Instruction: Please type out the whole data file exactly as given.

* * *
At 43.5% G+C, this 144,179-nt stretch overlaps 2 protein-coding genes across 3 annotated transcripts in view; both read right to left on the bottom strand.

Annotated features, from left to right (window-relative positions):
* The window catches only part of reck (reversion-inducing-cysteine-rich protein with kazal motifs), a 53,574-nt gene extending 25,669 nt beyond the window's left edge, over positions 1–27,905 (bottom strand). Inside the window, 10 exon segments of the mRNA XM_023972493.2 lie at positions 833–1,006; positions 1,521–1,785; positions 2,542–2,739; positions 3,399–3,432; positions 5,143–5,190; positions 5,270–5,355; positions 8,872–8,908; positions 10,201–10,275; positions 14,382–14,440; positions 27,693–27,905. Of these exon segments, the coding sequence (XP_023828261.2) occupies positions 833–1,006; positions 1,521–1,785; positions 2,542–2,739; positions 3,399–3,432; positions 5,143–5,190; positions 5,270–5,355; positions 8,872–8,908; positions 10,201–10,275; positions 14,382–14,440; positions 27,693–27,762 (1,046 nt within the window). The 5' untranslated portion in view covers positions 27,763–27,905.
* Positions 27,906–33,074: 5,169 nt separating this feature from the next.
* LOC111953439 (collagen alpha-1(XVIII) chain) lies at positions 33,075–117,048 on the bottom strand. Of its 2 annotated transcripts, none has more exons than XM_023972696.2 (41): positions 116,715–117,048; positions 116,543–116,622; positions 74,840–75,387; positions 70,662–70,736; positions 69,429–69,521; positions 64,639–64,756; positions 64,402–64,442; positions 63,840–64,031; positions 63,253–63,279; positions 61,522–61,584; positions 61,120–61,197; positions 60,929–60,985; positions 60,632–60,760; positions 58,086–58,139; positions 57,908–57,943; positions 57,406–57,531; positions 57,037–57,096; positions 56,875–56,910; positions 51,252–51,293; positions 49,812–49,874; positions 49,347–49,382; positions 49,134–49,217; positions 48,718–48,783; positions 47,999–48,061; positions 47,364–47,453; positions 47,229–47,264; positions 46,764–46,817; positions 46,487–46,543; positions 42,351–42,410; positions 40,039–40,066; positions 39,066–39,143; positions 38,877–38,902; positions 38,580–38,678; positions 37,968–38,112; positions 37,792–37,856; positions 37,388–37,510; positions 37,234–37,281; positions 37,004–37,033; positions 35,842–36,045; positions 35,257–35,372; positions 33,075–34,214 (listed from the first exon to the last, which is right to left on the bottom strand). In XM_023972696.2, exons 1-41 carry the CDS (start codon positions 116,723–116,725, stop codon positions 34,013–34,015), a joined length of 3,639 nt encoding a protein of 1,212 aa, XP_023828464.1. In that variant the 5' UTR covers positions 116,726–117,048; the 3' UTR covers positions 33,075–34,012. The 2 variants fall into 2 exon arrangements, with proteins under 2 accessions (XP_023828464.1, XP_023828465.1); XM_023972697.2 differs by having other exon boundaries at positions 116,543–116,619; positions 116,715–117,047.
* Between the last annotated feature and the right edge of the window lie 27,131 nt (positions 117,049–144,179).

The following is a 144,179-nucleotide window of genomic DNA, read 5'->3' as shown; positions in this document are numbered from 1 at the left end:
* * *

At 43.5% G+C, this 144,179-nt stretch overlaps 2 protein-coding genes across 3 annotated transcripts in view; both read right to left on the bottom strand.

Annotated features, from left to right (window-relative positions):
* The window catches only part of reck (reversion-inducing-cysteine-rich protein with kazal motifs), a 53,574-nt gene extending 25,669 nt beyond the window's left edge, over positions 1–27,905 (bottom strand). Inside the window, 10 exon segments of the mRNA XM_023972493.2 lie at positions 833–1,006; positions 1,521–1,785; positions 2,542–2,739; positions 3,399–3,432; positions 5,143–5,190; positions 5,270–5,355; positions 8,872–8,908; positions 10,201–10,275; positions 14,382–14,440; positions 27,693–27,905. Of these exon segments, the coding sequence (XP_023828261.2) occupies positions 833–1,006; positions 1,521–1,785; positions 2,542–2,739; positions 3,399–3,432; positions 5,143–5,190; positions 5,270–5,355; positions 8,872–8,908; positions 10,201–10,275; positions 14,382–14,440; positions 27,693–27,762 (1,046 nt within the window). The 5' untranslated portion in view covers positions 27,763–27,905.
* Positions 27,906–33,074: 5,169 nt separating this feature from the next.
* LOC111953439 (collagen alpha-1(XVIII) chain) lies at positions 33,075–117,048 on the bottom strand. Of its 2 annotated transcripts, none has more exons than XM_023972696.2 (41): positions 116,715–117,048; positions 116,543–116,622; positions 74,840–75,387; positions 70,662–70,736; positions 69,429–69,521; positions 64,639–64,756; positions 64,402–64,442; positions 63,840–64,031; positions 63,253–63,279; positions 61,522–61,584; positions 61,120–61,197; positions 60,929–60,985; positions 60,632–60,760; positions 58,086–58,139; positions 57,908–57,943; positions 57,406–57,531; positions 57,037–57,096; positions 56,875–56,910; positions 51,252–51,293; positions 49,812–49,874; positions 49,347–49,382; positions 49,134–49,217; positions 48,718–48,783; positions 47,999–48,061; positions 47,364–47,453; positions 47,229–47,264; positions 46,764–46,817; positions 46,487–46,543; positions 42,351–42,410; positions 40,039–40,066; positions 39,066–39,143; positions 38,877–38,902; positions 38,580–38,678; positions 37,968–38,112; positions 37,792–37,856; positions 37,388–37,510; positions 37,234–37,281; positions 37,004–37,033; positions 35,842–36,045; positions 35,257–35,372; positions 33,075–34,214 (listed from the first exon to the last, which is right to left on the bottom strand). In XM_023972696.2, exons 1-41 carry the CDS (start codon positions 116,723–116,725, stop codon positions 34,013–34,015), a joined length of 3,639 nt encoding a protein of 1,212 aa, XP_023828464.1. In that variant the 5' UTR covers positions 116,726–117,048; the 3' UTR covers positions 33,075–34,012. The 2 variants fall into 2 exon arrangements, with proteins under 2 accessions (XP_023828464.1, XP_023828465.1); XM_023972697.2 differs by having other exon boundaries at positions 116,543–116,619; positions 116,715–117,047.
* Between the last annotated feature and the right edge of the window lie 27,131 nt (positions 117,049–144,179).

The following is a 144,179-nucleotide window of genomic DNA, read 5'->3' as shown; positions in this document are numbered from 1 at the left end: